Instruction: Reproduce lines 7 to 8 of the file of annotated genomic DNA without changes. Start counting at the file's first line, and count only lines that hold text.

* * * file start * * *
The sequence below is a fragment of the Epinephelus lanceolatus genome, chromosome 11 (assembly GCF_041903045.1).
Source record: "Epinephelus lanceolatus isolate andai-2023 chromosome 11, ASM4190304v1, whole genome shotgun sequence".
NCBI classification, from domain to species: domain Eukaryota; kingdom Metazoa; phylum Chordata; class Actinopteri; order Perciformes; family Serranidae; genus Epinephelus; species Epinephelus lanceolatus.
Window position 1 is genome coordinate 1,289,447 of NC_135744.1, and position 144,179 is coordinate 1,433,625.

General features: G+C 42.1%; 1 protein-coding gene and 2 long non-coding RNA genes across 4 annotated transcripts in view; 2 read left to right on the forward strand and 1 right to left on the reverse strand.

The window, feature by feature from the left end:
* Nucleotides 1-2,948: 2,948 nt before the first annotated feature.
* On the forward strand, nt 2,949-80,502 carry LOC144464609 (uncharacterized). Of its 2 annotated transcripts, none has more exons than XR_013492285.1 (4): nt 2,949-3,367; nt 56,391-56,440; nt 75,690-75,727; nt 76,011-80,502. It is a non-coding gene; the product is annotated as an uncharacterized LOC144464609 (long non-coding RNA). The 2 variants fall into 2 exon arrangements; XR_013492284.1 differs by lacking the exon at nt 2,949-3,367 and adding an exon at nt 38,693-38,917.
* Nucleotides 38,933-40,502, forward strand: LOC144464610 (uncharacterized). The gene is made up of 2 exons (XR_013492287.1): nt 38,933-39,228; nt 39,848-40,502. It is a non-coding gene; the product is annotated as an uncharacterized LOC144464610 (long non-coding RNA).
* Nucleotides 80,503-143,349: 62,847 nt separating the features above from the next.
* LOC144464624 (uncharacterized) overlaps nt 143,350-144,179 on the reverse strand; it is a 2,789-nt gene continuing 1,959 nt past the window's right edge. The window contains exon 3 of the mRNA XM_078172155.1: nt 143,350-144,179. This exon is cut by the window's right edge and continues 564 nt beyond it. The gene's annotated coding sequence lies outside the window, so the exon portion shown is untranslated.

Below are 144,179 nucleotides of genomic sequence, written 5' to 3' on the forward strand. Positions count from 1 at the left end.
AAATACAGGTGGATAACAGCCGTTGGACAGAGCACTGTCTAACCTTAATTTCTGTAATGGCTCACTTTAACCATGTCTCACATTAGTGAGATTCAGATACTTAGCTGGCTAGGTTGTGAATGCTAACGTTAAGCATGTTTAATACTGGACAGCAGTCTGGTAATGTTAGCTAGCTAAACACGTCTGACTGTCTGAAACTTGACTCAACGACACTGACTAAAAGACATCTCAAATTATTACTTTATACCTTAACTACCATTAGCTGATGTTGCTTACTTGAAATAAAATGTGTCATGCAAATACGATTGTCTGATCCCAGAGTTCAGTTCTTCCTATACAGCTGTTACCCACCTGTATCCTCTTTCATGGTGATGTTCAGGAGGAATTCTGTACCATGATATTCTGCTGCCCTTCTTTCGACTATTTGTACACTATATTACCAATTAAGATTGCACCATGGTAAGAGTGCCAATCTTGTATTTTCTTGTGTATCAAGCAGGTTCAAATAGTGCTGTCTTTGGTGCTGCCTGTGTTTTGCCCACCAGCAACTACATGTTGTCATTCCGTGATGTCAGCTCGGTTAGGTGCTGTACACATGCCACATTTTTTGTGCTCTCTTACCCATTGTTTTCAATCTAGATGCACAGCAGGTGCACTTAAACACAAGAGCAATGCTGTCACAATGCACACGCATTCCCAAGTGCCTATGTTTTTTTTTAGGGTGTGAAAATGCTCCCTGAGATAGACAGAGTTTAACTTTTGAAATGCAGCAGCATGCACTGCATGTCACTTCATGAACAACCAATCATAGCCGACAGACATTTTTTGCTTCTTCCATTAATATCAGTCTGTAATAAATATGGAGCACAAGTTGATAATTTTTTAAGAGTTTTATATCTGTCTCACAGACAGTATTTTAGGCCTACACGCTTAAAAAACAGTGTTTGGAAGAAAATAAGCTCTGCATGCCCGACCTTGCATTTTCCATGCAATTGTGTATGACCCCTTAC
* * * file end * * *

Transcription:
* Nucleotides 1-2,948: 2,948 nt before the first annotated feature.
* On the forward strand, nt 2,949-80,502 carry LOC144464609 (uncharacterized). Of its 2 annotated transcripts, none has more exons than XR_013492285.1 (4): nt 2,949-3,367; nt 56,391-56,440; nt 75,690-75,727; nt 76,011-80,502. It is a non-coding gene; the product is annotated as an uncharacterized LOC144464609 (long non-coding RNA). The 2 variants fall into 2 exon arrangements; XR_013492284.1 differs by lacking the exon at nt 2,949-3,367 and adding an exon at nt 38,693-38,917.